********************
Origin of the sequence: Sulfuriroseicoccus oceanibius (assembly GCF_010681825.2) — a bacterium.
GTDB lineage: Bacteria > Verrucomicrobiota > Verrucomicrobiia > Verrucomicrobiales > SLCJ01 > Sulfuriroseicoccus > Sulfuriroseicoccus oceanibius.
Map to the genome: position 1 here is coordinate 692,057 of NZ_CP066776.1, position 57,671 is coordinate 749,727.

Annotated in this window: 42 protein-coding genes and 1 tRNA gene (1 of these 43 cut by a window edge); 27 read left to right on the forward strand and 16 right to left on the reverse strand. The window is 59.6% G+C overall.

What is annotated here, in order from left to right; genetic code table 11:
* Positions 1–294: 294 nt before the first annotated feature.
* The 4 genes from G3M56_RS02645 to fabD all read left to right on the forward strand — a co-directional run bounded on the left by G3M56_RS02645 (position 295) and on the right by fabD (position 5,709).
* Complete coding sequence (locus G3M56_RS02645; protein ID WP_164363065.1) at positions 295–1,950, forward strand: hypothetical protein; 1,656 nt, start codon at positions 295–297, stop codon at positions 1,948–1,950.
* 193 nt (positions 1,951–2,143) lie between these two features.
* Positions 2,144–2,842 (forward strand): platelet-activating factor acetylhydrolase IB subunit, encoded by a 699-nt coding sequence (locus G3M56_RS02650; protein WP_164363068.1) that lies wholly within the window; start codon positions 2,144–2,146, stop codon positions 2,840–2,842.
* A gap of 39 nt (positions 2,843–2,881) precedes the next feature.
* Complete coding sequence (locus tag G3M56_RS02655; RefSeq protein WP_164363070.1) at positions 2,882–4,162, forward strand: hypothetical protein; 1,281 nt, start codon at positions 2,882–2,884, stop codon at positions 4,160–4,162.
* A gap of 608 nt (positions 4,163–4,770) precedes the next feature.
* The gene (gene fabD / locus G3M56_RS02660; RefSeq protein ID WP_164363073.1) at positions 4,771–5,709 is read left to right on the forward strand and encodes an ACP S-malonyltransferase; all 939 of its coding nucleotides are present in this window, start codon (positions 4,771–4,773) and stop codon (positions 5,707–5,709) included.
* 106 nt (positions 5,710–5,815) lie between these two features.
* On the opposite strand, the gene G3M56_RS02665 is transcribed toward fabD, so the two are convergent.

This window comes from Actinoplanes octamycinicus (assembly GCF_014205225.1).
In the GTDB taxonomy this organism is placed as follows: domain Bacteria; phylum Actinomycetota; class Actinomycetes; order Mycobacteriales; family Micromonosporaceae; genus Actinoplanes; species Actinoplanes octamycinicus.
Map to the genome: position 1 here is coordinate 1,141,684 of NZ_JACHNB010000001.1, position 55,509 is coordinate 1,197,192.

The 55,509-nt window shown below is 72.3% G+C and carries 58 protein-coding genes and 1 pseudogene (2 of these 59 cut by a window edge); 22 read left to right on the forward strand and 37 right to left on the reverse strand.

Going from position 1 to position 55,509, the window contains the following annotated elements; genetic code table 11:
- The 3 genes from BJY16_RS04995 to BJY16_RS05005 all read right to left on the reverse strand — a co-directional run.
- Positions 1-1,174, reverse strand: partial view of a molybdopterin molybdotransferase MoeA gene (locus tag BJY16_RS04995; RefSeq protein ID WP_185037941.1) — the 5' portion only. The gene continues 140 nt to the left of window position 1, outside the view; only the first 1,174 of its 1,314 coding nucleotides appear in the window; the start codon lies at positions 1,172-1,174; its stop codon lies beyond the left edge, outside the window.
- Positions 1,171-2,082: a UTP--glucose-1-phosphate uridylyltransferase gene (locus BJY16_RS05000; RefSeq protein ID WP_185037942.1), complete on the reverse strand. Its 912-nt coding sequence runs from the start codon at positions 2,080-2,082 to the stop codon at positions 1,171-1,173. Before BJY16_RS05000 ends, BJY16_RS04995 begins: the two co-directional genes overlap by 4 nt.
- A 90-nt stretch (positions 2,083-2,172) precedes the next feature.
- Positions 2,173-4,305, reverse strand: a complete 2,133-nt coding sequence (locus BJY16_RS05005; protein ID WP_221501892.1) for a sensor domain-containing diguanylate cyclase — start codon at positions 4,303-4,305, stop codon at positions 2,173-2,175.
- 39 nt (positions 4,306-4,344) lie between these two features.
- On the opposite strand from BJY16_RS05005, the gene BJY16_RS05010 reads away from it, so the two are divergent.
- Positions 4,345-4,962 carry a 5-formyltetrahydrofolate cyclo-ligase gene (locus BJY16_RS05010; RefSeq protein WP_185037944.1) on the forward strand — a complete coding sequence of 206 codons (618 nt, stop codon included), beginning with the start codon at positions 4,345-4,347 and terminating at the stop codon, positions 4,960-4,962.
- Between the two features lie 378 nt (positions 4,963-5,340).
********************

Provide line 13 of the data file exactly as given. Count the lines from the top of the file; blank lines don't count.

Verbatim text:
* A gap of 608 nt (positions 4,163–4,770) precedes the next feature.